Although Easley was voted the game’s MVP, the award easily could’ve gone to Stanley (21-of-31, 214 yards) for how he led Iowa to what mattered most — points — on a day when yards were difficult to come by.

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Iowa senior Nick Easley caught eight passes for 104 yards and two touchdowns in the Hawkeyes' 27-22 win against Mississippi State. Chad Leistikow, Hawk Central

An early-game revelation ... and adjustment ... changed Iowa's approach.

On a day when Iowa gained a season-low 199 yards, it might seem bizarre to compliment the offensive coordinator. But upon review, it’s clear that Brian Ferentz made a critical adjustment early in this game that led the Hawkeyes to the hard-earned yards and points they needed.

Essentially, he stopped testing the middle of Mississippi State’s No. 1-ranked defense.

Iowa first drive of the game — two stuffed runs up the middle and a sack — showed just how imposing Mississippi State’s defensive line, led by Jeffery Simmons, would be. On its third drive, three more middle-of-the-field plays netted four Iowa yards. After that, Ferentz seemed to scrap the between-the-tackles stuff on his play sheet and take his chances on the edges.

For the game, Iowa ran 14 plays in the middle of the field (including three sacks and a kneel-down) for minus-10 yards. Its other 37 plays went for 209 (an acceptable 5.65-yard average).

After a 5-yard sack of Stanley in the third quarter, the Hawkeyes ran 18 straight plays to the outside — mostly throws, but a few runs. Mekhi Sargent’s 5-yard run on Iowa’s last real drive of the game broke the string.

Some great illustrations of Iowa’s outside reliance: Wide receivers caught 15 of Stanley’s 21 completions. All eight of Easley’s catches went to the outside; he’s often been a reliable slot target over the middle.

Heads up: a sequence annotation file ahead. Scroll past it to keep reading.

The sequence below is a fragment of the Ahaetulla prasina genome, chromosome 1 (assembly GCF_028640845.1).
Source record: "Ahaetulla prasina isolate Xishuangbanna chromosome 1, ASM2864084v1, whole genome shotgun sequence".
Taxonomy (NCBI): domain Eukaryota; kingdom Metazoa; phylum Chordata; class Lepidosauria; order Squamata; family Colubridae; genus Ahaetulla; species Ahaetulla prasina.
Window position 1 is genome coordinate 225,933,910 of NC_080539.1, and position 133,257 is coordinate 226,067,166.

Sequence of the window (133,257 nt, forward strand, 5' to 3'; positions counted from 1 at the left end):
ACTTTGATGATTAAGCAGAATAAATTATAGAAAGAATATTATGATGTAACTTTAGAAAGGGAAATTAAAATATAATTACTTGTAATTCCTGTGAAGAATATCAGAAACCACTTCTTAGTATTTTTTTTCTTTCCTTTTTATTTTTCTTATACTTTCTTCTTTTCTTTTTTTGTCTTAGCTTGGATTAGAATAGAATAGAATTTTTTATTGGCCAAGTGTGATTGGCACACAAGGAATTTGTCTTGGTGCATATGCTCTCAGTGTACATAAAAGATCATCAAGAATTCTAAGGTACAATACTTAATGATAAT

Tight end T.J. Hockenson, proficient at working the middle of the field, didn’t make a catch until the fourth quarter — when all three of his grabs (for 43 yards) were outside the hash marks.

And lastly: All three of Stanley’s touchdown passes resulted in scores just inside the right-side pylon of the south end zone of Raymond James Stadium.

Brian Ferentz wasn’t stubborn on this day. He was creative. And his offense, as a result, was victoriously opportunistic.

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The Big Ten's defensive back of the year had another great game in Iowa's 27-22 win over Mississippi State in the Outback Bowl. Chad Leistikow, Hawk Central

Amani Hooker and his friends helped keep the Hawkeyes close.

One of the most important aspects of this game was Iowa’s defense making key stops to keep things closer than they should have been in a first quarter when the offense netted negative yardage.

A little luck didn’t hurt, either.

On Mississippi State’s second drive, a third-and-3 call from the Iowa 27 was perfectly designed. A wide-receiver screen to Deddrick Thomas had every Hawkeye accounted for with blockers. But Amani Hooker, in his final game as a Hawkeye, not only shook off the block of receiver Austin Williams in space, he lunged around him to make a one-armed tackle of Thomas for a mere 1-yard gain.

That elite defensive play showed Hooker's NFL readiness; and forced a field goal. He'll be missed.

A Mississippi State drive later, the Hawkeyes got a big break.